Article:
Several sections of the NHS, including those that encompass nurses and paramedics, are set to receive a pay rise alongside several of parts of the public sector. The pay rise varies from 4.5% to as high as 9.3%, but unions and NHS staff feel it is not enough to keep up with the ongoing cost of living and inflation crises.
In fact, because inflation is so rife, many are viewing it as a de facto pay cut, rather than a pay rise. Inflation in the UK is at its most rampant in over 40 years, reaching 9.1% - and it could reach even higher than that.
What do people working in the public sector earn?
According to Indeed, Pharmacy Assistants and Pharmacy Dispensers in the NHS both earn less than £20,000 a year on average.
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Care Assistants earn an average salary of £20,372, while Heathcare Assistants make around £21,465 per year. Likewise, Optical Assistants have a full time yearly salary of approximately £20,436.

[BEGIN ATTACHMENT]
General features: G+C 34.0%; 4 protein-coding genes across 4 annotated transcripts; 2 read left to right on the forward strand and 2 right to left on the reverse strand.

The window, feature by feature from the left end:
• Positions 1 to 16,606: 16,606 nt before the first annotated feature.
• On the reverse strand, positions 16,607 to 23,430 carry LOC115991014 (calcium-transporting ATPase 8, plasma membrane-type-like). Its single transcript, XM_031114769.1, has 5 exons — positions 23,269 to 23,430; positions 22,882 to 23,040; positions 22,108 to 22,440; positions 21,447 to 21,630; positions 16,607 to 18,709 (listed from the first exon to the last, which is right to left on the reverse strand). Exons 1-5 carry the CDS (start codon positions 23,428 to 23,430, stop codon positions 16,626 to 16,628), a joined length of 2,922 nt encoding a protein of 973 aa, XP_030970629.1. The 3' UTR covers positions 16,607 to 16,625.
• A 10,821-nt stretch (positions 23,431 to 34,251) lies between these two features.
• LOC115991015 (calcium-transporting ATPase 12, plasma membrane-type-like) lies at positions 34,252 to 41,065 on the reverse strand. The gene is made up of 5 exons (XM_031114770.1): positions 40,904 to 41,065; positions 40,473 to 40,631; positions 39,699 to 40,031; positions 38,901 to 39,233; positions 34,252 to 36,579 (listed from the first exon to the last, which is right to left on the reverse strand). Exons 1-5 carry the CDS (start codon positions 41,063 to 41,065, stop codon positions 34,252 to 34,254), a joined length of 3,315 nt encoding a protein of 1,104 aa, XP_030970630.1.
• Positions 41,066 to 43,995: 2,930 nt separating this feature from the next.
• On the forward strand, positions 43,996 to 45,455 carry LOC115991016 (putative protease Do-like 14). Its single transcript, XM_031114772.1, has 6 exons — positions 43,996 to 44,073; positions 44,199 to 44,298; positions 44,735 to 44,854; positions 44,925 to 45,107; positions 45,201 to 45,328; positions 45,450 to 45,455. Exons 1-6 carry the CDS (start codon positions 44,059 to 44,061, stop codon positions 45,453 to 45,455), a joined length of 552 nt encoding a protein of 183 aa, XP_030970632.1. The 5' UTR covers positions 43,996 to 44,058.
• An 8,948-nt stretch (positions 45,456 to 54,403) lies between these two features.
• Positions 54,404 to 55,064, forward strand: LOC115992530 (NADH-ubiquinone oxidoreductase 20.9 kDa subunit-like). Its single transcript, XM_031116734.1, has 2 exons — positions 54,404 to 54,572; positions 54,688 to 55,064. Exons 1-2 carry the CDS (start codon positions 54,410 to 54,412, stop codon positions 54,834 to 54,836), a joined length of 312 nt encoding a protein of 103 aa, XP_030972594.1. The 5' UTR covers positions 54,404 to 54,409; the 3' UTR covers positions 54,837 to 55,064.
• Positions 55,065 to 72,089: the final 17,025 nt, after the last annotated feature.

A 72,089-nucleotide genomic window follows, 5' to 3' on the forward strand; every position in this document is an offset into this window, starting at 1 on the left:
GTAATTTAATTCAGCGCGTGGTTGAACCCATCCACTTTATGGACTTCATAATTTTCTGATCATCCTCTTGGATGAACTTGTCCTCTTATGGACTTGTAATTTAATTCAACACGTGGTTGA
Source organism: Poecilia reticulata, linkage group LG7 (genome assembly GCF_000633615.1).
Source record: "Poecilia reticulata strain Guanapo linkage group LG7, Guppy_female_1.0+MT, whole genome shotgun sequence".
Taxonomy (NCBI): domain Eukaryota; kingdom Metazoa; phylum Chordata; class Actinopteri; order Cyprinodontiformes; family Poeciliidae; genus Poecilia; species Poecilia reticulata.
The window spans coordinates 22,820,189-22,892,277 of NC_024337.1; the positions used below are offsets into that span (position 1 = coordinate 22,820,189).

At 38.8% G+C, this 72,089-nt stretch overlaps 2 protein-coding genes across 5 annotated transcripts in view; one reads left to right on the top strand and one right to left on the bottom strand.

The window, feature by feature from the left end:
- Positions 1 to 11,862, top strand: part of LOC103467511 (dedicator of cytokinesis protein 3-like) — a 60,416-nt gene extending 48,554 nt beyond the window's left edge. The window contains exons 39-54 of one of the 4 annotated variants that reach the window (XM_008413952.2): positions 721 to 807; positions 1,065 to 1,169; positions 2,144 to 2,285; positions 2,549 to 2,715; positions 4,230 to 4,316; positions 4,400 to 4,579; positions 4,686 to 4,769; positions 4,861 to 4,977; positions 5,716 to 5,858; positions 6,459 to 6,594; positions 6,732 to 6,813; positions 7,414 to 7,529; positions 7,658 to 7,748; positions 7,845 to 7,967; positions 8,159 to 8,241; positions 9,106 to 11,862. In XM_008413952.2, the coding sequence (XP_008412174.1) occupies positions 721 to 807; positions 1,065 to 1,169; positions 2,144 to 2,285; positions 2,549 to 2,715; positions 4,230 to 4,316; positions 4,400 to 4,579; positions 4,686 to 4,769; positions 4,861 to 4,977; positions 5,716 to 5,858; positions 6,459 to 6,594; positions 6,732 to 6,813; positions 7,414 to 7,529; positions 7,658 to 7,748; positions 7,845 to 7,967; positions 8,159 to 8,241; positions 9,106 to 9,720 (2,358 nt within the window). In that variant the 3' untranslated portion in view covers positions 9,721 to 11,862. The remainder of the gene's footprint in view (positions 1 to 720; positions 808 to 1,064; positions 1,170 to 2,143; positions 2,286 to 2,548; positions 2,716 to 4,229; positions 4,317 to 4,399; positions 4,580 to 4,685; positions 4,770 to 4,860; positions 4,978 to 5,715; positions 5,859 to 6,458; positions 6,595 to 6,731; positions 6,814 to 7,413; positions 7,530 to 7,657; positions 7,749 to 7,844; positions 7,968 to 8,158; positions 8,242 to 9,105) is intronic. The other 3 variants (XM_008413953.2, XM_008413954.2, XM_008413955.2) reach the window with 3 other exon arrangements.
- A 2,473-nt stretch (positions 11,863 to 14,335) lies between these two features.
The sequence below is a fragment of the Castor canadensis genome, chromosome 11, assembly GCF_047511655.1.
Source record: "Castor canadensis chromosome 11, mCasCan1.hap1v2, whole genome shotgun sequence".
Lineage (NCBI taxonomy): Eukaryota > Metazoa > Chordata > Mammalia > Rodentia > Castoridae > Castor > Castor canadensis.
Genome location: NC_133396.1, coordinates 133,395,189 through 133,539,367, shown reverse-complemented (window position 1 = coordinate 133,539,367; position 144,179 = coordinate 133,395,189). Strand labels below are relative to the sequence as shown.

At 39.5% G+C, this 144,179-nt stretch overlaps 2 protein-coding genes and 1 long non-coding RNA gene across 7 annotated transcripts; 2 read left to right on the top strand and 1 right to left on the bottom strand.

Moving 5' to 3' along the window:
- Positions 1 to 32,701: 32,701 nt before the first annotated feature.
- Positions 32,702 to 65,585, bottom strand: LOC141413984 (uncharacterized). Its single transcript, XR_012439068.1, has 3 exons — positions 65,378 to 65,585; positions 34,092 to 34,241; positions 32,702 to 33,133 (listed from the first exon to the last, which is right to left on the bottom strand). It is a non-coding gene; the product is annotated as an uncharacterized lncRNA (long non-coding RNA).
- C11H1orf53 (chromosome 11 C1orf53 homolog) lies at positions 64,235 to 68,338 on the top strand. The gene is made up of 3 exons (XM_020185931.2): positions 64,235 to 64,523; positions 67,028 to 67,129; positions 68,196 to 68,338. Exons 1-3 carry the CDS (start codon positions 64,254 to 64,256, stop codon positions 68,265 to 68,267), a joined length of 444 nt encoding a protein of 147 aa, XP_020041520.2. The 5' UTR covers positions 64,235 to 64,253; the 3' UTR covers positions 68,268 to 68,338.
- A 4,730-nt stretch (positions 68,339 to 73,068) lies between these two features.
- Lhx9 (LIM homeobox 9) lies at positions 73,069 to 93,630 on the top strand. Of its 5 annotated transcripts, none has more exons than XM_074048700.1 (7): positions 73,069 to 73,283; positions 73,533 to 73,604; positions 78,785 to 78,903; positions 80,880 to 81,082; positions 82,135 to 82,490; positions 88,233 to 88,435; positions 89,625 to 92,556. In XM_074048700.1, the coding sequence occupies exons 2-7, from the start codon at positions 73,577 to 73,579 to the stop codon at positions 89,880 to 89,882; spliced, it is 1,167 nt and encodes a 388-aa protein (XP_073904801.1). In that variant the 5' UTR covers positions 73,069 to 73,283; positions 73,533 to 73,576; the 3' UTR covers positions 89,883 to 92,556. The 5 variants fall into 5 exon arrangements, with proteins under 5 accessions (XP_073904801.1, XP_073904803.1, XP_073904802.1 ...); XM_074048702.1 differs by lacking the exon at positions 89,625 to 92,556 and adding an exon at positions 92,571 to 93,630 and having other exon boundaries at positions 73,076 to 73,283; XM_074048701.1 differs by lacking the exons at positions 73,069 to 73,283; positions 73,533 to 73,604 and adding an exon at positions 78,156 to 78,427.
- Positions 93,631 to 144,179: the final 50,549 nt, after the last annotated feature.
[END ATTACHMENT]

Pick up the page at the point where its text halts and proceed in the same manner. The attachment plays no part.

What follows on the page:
Meanwhile, Primary School teachers earn an average of £26,320, with lecturers netting an approximate yearly salary of £33,923. Nursery Assistants, on the other hand, make an average of £19,753 ever year.
In Leeds, the average yearly salary of a General Practitioner is a lot higher than this - according to Indeed, it stands at £76,126. Meanwhile, also in Leeds, Indeed states that the average yearly pay for a nurse is £33,816.
How much was the pay rise?
The pay rise is equated to a £1,400 yearly rise across the NHS - which is why some increases are of a higher percentage. While a salary increase of 9.3% may seem like a lot, it is still the same amount.
From this year, fully-qualified nurses will earn an average of £37,000 per year, which is up from their old yearly salary of £35,600. However, newly qualified nurses only made £25,655 a year before the pay rise - now, this has increased somewhat to £27,055.